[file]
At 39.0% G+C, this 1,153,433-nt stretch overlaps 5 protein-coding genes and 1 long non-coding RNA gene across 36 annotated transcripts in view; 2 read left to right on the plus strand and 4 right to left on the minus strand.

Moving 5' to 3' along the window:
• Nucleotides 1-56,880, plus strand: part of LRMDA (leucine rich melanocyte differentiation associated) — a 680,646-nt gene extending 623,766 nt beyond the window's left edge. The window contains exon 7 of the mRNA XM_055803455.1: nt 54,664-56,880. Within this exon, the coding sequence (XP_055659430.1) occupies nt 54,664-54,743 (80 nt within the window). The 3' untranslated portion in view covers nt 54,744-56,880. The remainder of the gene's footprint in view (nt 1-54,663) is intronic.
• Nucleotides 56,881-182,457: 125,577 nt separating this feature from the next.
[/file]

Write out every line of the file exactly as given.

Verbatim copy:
At 39.0% G+C, this 1,153,433-nt stretch overlaps 5 protein-coding genes and 1 long non-coding RNA gene across 36 annotated transcripts in view; 2 read left to right on the plus strand and 4 right to left on the minus strand.

Moving 5' to 3' along the window:
• Nucleotides 1-56,880, plus strand: part of LRMDA (leucine rich melanocyte differentiation associated) — a 680,646-nt gene extending 623,766 nt beyond the window's left edge. The window contains exon 7 of the mRNA XM_055803455.1: nt 54,664-56,880. Within this exon, the coding sequence (XP_055659430.1) occupies nt 54,664-54,743 (80 nt within the window). The 3' untranslated portion in view covers nt 54,744-56,880. The remainder of the gene's footprint in view (nt 1-54,663) is intronic.
• Nucleotides 56,881-182,457: 125,577 nt separating this feature from the next.